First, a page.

Making Education Our Business
Thursday, 3rd August 2017 at 8:42 am
If we want stronger communities, a more prosperous, productive and happier Australia, inclusive education must be a higher priority, writes David Crosbie CEO of Community Council for Australia (CCA).
When CCA first brought sector leaders together to discuss the Australia we wanted to live in, agreeing the priority values we all supported was relatively straight-forward. We all wanted to live in a just, fair, safe, equal opportunity, inclusive, united, authentic, creative, confident, courageous, optimistic, generous, kind, compassionate Australia.
Commitment to these values was shared. Agreeing how we would know these values were being implemented – the measures or indicators – was more challenging.
There was one area everyone in the room readily agreed had to be a priority indicator – access to education. Education changes lives, reduces inter-generational inequality, and creates opportunity. CCA worked through a number of potential measures relating to education – none of which was perfect. The indicator CCA adopted in our Australia We Want First Report was year 12 or equivalent completion rates.
There is almost universal agreement that education plays a fundamental role in a flourishing community.
In 1999 state, territory, and Commonwealth education ministers from around Australia signed on to a national agenda in what was called; “The Adelaide Declaration on National Goals for Schooling in the Twenty-First Century.”
The preamble for this statement of desirable goals begins with this vision setting sentence:
“Australia’s future depends upon each citizen having the necessary knowledge, understanding, skills and values for a productive and rewarding life in an educated, just and open society. High quality schooling is central to achieving this vision.”
Almost ten years later in 2008, all of Australia’s education ministers (including then federal education minister Julia Gillard) met and agreed; “The Melbourne Declaration on Educational Goals for Young Australians.”
The opening sentence of this preamble reads:
“As a nation Australia values the central role of education in building a democratic, equitable and just society— a society that is prosperous, cohesive and culturally diverse, and that values Australia’s Indigenous cultures as a key part of the nation’s history, present and future.”
These are commendable statements, and more so because they are bi-partisan and genuinely nationally endorsed.
Most charities not only understand and acknowledge the importance of education, they also value the critical role of teachers and educational leaders.
Anne Hampshire, head of research and advocacy at The Smith Family prepared a background paper for the recent CCA AusWeWant Education Forum in which she highlighted some key findings.
From a national perspective, higher levels of educational attainment in a country is associated with:
- greater economic productivity;
- increased workforce participation;
- higher tax payments;
- reduced reliance on welfare, health and social support programs; and
- higher levels of civic engagement and social cohesion.
At an individual level, higher educational attainment is associated with increased income, better general health, lower reliance on welfare, and less engagement in crime.
It has been estimated that for each person who does not complete year 12 or its equivalent, the lifetime cost to the community is almost $1 million.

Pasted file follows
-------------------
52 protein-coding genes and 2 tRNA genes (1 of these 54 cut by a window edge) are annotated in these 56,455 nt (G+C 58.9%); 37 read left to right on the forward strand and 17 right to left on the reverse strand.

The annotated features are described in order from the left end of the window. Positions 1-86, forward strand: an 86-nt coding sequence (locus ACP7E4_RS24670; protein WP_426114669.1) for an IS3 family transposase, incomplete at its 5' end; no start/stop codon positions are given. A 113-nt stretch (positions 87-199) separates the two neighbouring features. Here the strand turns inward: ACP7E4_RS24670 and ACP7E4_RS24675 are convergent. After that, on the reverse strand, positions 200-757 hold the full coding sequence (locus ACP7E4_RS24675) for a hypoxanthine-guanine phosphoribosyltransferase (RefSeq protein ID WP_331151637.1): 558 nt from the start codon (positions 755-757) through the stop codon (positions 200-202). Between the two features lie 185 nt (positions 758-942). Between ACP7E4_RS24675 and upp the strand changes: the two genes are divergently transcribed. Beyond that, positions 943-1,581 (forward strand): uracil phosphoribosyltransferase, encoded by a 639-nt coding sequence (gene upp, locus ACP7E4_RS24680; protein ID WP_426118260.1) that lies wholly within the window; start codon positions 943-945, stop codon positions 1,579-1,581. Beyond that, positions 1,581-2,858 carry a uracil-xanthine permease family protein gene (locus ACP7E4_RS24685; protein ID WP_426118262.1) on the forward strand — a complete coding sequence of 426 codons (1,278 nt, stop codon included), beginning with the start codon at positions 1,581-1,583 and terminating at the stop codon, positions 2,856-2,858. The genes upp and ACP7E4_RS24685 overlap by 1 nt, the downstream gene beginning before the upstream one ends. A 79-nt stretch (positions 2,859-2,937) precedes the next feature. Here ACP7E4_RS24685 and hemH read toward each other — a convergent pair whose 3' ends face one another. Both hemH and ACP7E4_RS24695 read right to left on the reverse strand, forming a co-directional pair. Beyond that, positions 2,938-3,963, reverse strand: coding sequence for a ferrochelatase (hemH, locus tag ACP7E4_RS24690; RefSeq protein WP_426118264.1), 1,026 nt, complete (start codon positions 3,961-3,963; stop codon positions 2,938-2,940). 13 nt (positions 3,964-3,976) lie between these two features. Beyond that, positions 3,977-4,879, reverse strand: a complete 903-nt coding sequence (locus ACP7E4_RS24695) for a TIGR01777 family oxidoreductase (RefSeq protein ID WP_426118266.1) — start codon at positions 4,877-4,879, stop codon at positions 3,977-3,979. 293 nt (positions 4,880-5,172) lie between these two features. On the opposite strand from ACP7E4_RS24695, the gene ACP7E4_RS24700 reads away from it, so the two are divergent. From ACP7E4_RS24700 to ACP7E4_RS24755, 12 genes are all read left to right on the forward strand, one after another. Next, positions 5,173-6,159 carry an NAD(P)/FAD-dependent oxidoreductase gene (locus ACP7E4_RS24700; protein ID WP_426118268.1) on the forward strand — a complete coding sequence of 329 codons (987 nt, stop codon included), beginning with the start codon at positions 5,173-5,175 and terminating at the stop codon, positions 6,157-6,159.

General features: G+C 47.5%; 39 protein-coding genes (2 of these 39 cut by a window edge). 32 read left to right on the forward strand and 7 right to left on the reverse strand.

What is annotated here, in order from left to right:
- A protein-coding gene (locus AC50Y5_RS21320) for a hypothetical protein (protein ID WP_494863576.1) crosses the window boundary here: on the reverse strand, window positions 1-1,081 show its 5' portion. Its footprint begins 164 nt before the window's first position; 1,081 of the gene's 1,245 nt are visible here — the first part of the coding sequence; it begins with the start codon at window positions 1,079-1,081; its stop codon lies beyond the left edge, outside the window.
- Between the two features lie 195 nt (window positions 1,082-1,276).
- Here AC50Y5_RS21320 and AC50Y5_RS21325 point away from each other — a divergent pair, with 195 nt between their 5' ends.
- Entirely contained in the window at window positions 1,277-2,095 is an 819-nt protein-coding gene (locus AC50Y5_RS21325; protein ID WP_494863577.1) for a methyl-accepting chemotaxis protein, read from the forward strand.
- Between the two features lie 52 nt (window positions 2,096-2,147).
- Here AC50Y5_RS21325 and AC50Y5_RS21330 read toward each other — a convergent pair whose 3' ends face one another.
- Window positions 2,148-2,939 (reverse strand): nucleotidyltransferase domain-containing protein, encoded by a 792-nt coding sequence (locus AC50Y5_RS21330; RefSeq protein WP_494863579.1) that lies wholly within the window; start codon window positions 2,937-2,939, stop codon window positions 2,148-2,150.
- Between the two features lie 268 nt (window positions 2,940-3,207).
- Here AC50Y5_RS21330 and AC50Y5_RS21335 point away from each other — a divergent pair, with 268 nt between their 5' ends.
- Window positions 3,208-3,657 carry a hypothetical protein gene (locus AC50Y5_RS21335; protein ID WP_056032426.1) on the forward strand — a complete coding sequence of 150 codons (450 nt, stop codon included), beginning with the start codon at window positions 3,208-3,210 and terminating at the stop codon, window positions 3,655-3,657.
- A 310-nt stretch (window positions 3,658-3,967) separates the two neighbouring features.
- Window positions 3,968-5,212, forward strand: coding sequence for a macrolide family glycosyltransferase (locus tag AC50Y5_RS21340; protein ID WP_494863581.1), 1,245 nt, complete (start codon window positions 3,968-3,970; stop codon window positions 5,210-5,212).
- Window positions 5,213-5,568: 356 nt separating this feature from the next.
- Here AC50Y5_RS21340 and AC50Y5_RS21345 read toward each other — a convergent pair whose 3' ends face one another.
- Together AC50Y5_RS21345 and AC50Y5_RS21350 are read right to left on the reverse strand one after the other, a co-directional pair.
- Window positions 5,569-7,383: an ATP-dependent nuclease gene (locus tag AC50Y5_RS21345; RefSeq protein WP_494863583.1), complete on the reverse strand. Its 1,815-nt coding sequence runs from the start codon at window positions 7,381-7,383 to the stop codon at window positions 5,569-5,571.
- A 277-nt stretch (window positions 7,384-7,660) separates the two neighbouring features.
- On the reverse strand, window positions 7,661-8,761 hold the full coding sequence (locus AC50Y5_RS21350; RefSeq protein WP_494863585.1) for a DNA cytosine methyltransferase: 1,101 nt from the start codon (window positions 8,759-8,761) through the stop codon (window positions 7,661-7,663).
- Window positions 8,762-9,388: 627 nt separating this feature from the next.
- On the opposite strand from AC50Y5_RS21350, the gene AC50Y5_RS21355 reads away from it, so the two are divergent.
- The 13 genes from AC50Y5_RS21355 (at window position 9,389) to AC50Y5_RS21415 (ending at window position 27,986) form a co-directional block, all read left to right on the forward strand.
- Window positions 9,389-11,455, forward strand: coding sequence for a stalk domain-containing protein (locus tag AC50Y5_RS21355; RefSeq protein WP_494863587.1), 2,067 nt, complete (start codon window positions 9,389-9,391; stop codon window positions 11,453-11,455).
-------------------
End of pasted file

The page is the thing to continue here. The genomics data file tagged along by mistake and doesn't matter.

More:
As most people know, the factors influencing educational attainment include; individual characteristics, family characteristics, peer groups, the communities students belong to, the way schools and other institutions operate. We also know that students who experience socio-economic disadvantage, remoteness, or are from an Indigenous family are more likely to drop out of school early.
Most importantly, we know that where parents can be more involved in encouraging and facilitating the learning of their children, very significant gains can be made in educational attainment, regardless of socioeconomic status or other disadvantages.
This is where charities can make a real difference, not just in their particular area of operation, but in changing our communities.
If we can encourage more parents to take an active role in their children’s learning, to raise their expectations and encourage higher educational attainment, we will improve educational outcomes.
If we can support schools in better responding to the needs of students, especially those who for whatever reason are not realising their potential, we will be benefiting the whole community.
If we can build on the many successes of educational leaders, teachers, students, parents, communities, charities and others working to improve educational outcomes, we will stop reinventing wheels and sustain positive change.
If we can provide our support to those seeking to track students so we can better measure the medium and longer-term impact of various educational approaches, we will be able to target and improve systems where they are failing our young people.
If charities are prepared to look beyond their own areas of activity and lend their support to promoting better education, we will be breaking the cycles of disadvantage.
Education might not be our core focus, but to achieve the Australia we want, education must be our business.
About the author: David Crosbie is CEO of the Community Council for Australia. He has spent more than 20 years as CEO of significant charities including five years in his current role, four years as CEO of the Mental Health Council of Australia, seven years as CEO of the Alcohol and other Drugs Council of Australia, and seven years as CEO of Odyssey House Victoria.
David Crosbie writes exclusively for Pro Bono News on a fortnightly basis, covering issues of importance to the broader not-for-profit sector.